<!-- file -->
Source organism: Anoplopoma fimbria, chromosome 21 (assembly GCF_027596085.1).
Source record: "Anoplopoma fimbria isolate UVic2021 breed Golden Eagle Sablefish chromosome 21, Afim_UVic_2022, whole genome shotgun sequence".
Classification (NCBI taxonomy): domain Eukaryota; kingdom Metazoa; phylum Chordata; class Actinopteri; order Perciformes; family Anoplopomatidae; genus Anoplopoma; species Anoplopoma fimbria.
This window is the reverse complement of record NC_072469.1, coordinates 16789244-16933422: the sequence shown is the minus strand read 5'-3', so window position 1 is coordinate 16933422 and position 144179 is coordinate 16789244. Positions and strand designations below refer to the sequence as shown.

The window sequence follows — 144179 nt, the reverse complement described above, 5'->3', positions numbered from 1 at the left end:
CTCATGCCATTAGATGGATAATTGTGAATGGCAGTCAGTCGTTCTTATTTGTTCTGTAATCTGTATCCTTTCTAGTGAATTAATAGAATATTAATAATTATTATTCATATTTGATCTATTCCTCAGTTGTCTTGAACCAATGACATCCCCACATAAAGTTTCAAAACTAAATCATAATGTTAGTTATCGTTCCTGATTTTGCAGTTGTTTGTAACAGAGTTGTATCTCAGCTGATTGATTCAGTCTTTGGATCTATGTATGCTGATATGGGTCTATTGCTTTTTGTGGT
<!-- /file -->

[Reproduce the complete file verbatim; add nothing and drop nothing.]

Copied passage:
Source organism: Anoplopoma fimbria, chromosome 21 (assembly GCF_027596085.1).
Source record: "Anoplopoma fimbria isolate UVic2021 breed Golden Eagle Sablefish chromosome 21, Afim_UVic_2022, whole genome shotgun sequence".
Classification (NCBI taxonomy): domain Eukaryota; kingdom Metazoa; phylum Chordata; class Actinopteri; order Perciformes; family Anoplopomatidae; genus Anoplopoma; species Anoplopoma fimbria.
This window is the reverse complement of record NC_072469.1, coordinates 16789244-16933422: the sequence shown is the minus strand read 5'-3', so window position 1 is coordinate 16933422 and position 144179 is coordinate 16789244. Positions and strand designations below refer to the sequence as shown.

The window sequence follows — 144179 nt, the reverse complement described above, 5'->3', positions numbered from 1 at the left end:
CTCATGCCATTAGATGGATAATTGTGAATGGCAGTCAGTCGTTCTTATTTGTTCTGTAATCTGTATCCTTTCTAGTGAATTAATAGAATATTAATAATTATTATTCATATTTGATCTATTCCTCAGTTGTCTTGAACCAATGACATCCCCACATAAAGTTTCAAAACTAAATCATAATGTTAGTTATCGTTCCTGATTTTGCAGTTGTTTGTAACAGAGTTGTATCTCAGCTGATTGATTCAGTCTTTGGATCTATGTATGCTGATATGGGTCTATTGCTTTTTGTGGT